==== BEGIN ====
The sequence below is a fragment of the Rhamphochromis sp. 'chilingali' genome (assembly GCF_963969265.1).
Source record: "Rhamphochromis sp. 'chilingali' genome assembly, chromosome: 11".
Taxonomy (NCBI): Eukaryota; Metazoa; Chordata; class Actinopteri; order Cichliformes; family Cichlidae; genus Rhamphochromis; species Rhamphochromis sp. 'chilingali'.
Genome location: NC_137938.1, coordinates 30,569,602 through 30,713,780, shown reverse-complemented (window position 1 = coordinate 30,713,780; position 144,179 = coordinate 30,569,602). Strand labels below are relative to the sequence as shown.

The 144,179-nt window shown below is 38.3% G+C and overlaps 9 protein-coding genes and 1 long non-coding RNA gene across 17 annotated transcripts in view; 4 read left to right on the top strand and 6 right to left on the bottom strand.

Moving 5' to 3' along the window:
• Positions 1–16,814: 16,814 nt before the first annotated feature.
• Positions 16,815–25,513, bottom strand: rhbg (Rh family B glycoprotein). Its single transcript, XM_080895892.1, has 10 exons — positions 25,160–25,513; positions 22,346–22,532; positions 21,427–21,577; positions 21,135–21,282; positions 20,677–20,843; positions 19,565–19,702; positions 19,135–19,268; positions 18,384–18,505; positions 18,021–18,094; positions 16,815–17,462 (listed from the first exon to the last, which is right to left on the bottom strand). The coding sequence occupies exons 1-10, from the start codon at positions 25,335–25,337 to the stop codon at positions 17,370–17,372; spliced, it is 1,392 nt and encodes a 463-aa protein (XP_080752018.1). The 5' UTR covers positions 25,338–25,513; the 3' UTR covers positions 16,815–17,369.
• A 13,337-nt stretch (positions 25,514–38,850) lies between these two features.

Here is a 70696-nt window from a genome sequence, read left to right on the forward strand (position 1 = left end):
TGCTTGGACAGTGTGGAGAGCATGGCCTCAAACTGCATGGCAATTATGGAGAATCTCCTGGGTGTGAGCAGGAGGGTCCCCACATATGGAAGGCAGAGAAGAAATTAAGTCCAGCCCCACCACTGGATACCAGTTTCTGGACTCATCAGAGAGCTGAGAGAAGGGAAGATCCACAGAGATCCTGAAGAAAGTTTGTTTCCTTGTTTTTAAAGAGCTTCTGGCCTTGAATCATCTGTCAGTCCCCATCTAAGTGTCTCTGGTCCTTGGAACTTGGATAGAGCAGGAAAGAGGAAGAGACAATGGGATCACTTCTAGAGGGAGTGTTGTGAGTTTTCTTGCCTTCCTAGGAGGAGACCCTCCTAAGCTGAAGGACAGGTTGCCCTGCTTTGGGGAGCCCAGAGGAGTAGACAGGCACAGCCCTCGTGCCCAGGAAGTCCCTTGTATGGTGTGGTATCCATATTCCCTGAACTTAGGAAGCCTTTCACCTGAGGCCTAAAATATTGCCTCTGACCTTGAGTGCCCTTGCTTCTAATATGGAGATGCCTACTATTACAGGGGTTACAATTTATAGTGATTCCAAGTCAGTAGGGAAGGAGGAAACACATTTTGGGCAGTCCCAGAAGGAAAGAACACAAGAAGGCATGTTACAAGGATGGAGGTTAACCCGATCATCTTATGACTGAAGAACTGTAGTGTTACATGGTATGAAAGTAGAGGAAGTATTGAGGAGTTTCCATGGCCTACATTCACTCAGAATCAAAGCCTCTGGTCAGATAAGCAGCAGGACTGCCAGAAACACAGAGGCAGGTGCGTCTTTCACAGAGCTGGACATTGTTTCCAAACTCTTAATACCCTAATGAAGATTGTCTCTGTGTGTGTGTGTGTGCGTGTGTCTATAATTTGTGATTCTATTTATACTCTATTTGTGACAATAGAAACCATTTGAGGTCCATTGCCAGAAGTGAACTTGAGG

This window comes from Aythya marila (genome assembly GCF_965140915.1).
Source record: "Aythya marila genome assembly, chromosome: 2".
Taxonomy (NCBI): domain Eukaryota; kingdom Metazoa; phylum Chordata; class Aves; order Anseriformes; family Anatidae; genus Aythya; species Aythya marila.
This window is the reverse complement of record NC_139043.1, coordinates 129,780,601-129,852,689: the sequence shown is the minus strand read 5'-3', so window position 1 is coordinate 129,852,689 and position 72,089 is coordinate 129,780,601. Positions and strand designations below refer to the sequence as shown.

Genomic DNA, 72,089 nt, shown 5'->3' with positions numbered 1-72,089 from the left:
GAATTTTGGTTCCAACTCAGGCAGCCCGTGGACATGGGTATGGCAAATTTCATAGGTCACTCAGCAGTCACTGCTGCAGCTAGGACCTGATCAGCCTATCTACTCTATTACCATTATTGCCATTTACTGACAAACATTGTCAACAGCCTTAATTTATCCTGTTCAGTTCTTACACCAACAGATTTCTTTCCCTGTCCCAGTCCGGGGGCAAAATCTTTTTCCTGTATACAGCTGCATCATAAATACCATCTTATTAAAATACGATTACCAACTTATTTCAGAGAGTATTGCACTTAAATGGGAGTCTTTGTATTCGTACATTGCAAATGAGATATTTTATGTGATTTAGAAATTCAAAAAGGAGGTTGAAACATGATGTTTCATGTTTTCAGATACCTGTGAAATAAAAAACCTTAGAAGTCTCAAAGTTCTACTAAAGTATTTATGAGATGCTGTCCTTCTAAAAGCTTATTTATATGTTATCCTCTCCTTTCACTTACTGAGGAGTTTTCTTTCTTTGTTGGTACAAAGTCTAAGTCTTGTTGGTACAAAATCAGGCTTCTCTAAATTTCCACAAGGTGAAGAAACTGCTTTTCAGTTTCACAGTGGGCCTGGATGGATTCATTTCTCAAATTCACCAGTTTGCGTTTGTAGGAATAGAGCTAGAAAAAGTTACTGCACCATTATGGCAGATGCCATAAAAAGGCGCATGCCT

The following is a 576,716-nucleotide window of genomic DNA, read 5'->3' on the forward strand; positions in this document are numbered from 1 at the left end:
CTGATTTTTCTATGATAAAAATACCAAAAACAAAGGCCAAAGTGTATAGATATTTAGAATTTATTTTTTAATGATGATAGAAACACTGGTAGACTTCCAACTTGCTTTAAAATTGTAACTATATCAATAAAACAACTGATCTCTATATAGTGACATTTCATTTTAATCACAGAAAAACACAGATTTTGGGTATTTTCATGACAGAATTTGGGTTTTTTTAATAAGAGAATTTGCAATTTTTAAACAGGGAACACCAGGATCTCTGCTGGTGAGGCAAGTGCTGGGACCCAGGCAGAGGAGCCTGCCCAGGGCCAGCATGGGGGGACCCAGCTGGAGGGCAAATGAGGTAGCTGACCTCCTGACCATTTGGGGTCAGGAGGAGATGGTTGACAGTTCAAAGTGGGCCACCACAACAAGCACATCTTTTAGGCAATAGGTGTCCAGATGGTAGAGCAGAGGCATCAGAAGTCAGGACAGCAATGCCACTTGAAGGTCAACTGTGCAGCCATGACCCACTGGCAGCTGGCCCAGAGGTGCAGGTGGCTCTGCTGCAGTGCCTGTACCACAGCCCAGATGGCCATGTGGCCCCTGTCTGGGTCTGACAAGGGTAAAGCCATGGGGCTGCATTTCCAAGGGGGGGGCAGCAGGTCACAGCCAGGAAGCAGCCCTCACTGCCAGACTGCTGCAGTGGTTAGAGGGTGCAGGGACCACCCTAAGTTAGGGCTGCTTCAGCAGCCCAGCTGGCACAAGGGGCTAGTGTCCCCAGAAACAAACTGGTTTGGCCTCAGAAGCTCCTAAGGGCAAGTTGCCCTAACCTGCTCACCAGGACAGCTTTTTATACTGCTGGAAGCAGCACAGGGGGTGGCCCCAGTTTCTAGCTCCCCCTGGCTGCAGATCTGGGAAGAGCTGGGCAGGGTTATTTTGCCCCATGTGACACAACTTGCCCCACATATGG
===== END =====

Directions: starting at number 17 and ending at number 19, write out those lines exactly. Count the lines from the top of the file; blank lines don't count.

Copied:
GAATTTTGGTTCCAACTCAGGCAGCCCGTGGACATGGGTATGGCAAATTTCATAGGTCACTCAGCAGTCACTGCTGCAGCTAGGACCTGATCAGCCTATCTACTCTATTACCATTATTGCCATTTACTGACAAACATTGTCAACAGCCTTAATTTATCCTGTTCAGTTCTTACACCAACAGATTTCTTTCCCTGTCCCAGTCCGGGGGCAAAATCTTTTTCCTGTATACAGCTGCATCATAAATACCATCTTATTAAAATACGATTACCAACTTATTTCAGAGAGTATTGCACTTAAATGGGAGTCTTTGTATTCGTACATTGCAAATGAGATATTTTATGTGATTTAGAAATTCAAAAAGGAGGTTGAAACATGATGTTTCATGTTTTCAGATACCTGTGAAATAAAAAACCTTAGAAGTCTCAAAGTTCTACTAAAGTATTTATGAGATGCTGTCCTTCTAAAAGCTTATTTATATGTTATCCTCTCCTTTCACTTACTGAGGAGTTTTCTTTCTTTGTTGGTACAAAGTCTAAGTCTTGTTGGTACAAAATCAGGCTTCTCTAAATTTCCACAAGGTGAAGAAACTGCTTTTCAGTTTCACAGTGGGCCTGGATGGATTCATTTCTCAAATTCACCAGTTTGCGTTTGTAGGAATAGAGCTAGAAAAAGTTACTGCACCATTATGGCAGATGCCATAAAAAGGCGCATGCCT

The following is a 576,716-nucleotide window of genomic DNA, read 5'->3' on the forward strand; positions in this document are numbered from 1 at the left end:
CTGATTTTTCTATGATAAAAATACCAAAAACAAAGGCCAAAGTGTATAGATATTTAGAATTTATTTTTTAATGATGATAGAAACACTGGTAGACTTCCAACTTGCTTTAAAATTGTAACTATATCAATAAAACAACTGATCTCTATATAGTGACATTTCATTTTAATCACAGAAAAACACAGATTTTGGGTATTTTCATGACAGAATTTGGGTTTTTTTAATAAGAGAATTTGCAATTTTTAAACAGGGAACACCAGGATCTCTGCTGGTGAGGCAAGTGCTGGGACCCAGGCAGAGGAGCCTGCCCAGGGCCAGCATGGGGGGACCCAGCTGGAGGGCAAATGAGGTAGCTGACCTCCTGACCATTTGGGGTCAGGAGGAGATGGTTGACAGTTCAAAGTGGGCCACCACAACAAGCACATCTTTTAGGCAATAGGTGTCCAGATGGTAGAGCAGAGGCATCAGAAGTCAGGACAGCAATGCCACTTGAAGGTCAACTGTGCAGCCATGACCCACTGGCAGCTGGCCCAGAGGTGCAGGTGGCTCTGCTGCAGTGCCTGTACCACAGCCCAGATGGCCATGTGGCCCCTGTCTGGGTCTGACAAGGGTAAAGCCATGGGGCTGCATTTCCAAGGGGGGGGCAGCAGGTCACAGCCAGGAAGCAGCCCTCACTGCCAGACTGCTGCAGTGGTTAGAGGGTGCAGGGACCACCCTAAGTTAGGGCTGCTTCAGCAGCCCAGCTGGCACAAGGGGCTAGTGTCCCCAGAAACAAACTGGTTTGGCCTCAGAAGCTCCTAAGGGCAAGTTGCCCTAACCTGCTCACCAGGACAGCTTTTTATACTGCTGGAAGCAGCACAGGGGGTGGCCCCAGTTTCTAGCTCCCCCTGGCTGCAGATCTGGGAAGAGCTGGGCAGGGTTATTTTGCCCCATGTGACACAACTTGCCCCACATATGG